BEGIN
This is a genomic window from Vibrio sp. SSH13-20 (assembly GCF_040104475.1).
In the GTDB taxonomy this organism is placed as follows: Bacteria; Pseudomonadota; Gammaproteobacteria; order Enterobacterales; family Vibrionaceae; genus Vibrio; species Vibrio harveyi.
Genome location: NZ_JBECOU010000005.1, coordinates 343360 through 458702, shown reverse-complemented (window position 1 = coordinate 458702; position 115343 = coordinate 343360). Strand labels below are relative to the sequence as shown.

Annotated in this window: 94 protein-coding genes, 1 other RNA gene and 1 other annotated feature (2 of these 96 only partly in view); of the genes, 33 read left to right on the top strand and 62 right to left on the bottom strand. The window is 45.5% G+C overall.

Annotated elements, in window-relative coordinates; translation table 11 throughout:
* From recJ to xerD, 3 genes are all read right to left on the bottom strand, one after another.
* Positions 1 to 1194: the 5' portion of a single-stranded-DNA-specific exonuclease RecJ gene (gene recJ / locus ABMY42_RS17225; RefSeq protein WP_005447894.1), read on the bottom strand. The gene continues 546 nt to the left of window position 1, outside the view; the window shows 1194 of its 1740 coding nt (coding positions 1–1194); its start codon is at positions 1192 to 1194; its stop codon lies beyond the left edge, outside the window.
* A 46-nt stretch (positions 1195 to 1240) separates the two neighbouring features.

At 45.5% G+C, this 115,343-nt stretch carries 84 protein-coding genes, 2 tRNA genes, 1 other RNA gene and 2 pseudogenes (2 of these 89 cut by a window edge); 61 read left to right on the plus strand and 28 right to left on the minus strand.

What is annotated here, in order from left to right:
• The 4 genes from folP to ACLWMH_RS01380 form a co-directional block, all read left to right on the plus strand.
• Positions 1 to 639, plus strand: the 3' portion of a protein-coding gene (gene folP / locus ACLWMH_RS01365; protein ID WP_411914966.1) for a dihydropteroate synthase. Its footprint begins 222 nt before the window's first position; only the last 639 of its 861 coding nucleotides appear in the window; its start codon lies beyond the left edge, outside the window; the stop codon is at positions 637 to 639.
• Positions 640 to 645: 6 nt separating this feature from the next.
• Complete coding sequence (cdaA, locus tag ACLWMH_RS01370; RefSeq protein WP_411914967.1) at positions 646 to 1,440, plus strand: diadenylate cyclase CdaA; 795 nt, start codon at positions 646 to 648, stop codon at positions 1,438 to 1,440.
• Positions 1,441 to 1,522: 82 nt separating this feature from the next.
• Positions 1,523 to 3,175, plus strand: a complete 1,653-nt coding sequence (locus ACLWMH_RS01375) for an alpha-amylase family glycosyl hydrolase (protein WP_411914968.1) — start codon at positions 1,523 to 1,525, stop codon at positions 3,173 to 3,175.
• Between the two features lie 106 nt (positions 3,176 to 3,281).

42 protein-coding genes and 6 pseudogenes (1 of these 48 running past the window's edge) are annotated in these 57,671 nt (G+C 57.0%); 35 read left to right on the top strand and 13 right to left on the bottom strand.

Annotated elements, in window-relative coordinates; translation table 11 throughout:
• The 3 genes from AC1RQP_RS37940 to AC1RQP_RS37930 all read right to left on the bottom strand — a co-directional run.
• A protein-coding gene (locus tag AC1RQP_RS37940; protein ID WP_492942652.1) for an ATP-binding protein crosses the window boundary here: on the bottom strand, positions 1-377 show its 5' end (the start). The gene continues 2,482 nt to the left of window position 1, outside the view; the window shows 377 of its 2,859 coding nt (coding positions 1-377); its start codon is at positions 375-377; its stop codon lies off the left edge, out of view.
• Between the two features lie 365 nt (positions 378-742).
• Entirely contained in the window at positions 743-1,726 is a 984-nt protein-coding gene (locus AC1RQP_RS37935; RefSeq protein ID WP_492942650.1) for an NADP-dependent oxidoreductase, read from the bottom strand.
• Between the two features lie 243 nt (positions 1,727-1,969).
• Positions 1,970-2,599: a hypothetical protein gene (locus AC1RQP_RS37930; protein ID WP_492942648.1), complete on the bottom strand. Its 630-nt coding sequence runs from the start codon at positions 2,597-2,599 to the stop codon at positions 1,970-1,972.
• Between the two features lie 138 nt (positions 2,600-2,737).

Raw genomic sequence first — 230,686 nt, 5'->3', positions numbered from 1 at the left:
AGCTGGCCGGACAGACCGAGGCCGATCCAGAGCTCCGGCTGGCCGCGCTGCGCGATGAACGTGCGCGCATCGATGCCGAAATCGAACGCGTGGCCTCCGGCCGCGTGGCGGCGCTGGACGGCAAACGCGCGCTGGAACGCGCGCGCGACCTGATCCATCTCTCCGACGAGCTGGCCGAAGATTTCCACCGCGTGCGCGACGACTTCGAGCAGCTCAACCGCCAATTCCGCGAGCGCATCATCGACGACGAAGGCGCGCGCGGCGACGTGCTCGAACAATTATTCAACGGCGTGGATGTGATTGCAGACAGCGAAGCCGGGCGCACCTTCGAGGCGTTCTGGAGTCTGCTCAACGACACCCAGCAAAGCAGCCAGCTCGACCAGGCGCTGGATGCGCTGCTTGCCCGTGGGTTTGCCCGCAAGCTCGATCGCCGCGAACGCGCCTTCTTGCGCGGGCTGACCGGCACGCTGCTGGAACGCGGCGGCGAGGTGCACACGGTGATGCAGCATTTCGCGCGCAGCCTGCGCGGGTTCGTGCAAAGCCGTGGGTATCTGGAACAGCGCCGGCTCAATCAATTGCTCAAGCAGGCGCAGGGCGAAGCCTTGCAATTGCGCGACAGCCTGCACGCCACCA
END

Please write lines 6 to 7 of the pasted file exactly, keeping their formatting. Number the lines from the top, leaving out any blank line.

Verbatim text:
* From recJ to xerD, 3 genes are all read right to left on the bottom strand, one after another.
* Positions 1 to 1194: the 5' portion of a single-stranded-DNA-specific exonuclease RecJ gene (gene recJ / locus ABMY42_RS17225; RefSeq protein WP_005447894.1), read on the bottom strand. The gene continues 546 nt to the left of window position 1, outside the view; the window shows 1194 of its 1740 coding nt (coding positions 1–1194); its start codon is at positions 1192 to 1194; its stop codon lies beyond the left edge, outside the window.